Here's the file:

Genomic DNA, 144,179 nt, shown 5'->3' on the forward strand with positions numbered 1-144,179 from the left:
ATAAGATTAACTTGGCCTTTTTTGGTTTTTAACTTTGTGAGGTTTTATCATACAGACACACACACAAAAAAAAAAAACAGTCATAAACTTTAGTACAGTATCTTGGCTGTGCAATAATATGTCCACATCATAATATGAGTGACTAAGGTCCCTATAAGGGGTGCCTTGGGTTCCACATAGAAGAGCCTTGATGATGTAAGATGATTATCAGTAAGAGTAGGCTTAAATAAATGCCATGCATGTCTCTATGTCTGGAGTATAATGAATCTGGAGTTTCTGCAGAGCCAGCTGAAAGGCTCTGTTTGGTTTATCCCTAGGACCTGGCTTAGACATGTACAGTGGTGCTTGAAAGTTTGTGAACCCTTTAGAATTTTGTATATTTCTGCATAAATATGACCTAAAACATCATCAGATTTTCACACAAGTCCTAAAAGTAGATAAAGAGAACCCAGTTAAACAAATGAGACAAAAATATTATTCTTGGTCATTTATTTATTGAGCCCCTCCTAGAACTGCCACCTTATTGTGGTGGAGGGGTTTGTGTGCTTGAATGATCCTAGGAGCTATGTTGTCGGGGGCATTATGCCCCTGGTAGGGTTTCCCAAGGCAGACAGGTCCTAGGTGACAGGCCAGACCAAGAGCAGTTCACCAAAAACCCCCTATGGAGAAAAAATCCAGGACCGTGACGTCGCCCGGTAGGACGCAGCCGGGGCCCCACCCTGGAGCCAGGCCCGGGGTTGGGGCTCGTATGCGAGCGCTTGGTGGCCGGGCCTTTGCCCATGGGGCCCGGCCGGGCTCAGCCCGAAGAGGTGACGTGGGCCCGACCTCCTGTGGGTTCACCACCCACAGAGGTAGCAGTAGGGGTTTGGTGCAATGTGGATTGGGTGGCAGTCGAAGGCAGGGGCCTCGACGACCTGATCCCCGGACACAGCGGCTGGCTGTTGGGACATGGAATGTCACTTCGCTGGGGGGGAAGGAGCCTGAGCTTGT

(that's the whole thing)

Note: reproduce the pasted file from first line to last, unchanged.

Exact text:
Genomic DNA, 144,179 nt, shown 5'->3' on the forward strand with positions numbered 1-144,179 from the left:
ATAAGATTAACTTGGCCTTTTTTGGTTTTTAACTTTGTGAGGTTTTATCATACAGACACACACACAAAAAAAAAAAACAGTCATAAACTTTAGTACAGTATCTTGGCTGTGCAATAATATGTCCACATCATAATATGAGTGACTAAGGTCCCTATAAGGGGTGCCTTGGGTTCCACATAGAAGAGCCTTGATGATGTAAGATGATTATCAGTAAGAGTAGGCTTAAATAAATGCCATGCATGTCTCTATGTCTGGAGTATAATGAATCTGGAGTTTCTGCAGAGCCAGCTGAAAGGCTCTGTTTGGTTTATCCCTAGGACCTGGCTTAGACATGTACAGTGGTGCTTGAAAGTTTGTGAACCCTTTAGAATTTTGTATATTTCTGCATAAATATGACCTAAAACATCATCAGATTTTCACACAAGTCCTAAAAGTAGATAAAGAGAACCCAGTTAAACAAATGAGACAAAAATATTATTCTTGGTCATTTATTTATTGAGCCCCTCCTAGAACTGCCACCTTATTGTGGTGGAGGGGTTTGTGTGCTTGAATGATCCTAGGAGCTATGTTGTCGGGGGCATTATGCCCCTGGTAGGGTTTCCCAAGGCAGACAGGTCCTAGGTGACAGGCCAGACCAAGAGCAGTTCACCAAAAACCCCCTATGGAGAAAAAATCCAGGACCGTGACGTCGCCCGGTAGGACGCAGCCGGGGCCCCACCCTGGAGCCAGGCCCGGGGTTGGGGCTCGTATGCGAGCGCTTGGTGGCCGGGCCTTTGCCCATGGGGCCCGGCCGGGCTCAGCCCGAAGAGGTGACGTGGGCCCGACCTCCTGTGGGTTCACCACCCACAGAGGTAGCAGTAGGGGTTTGGTGCAATGTGGATTGGGTGGCAGTCGAAGGCAGGGGCCTCGACGACCTGATCCCCGGACACAGCGGCTGGCTGTTGGGACATGGAATGTCACTTCGCTGGGGGGGAAGGAGCCTGAGCTTGT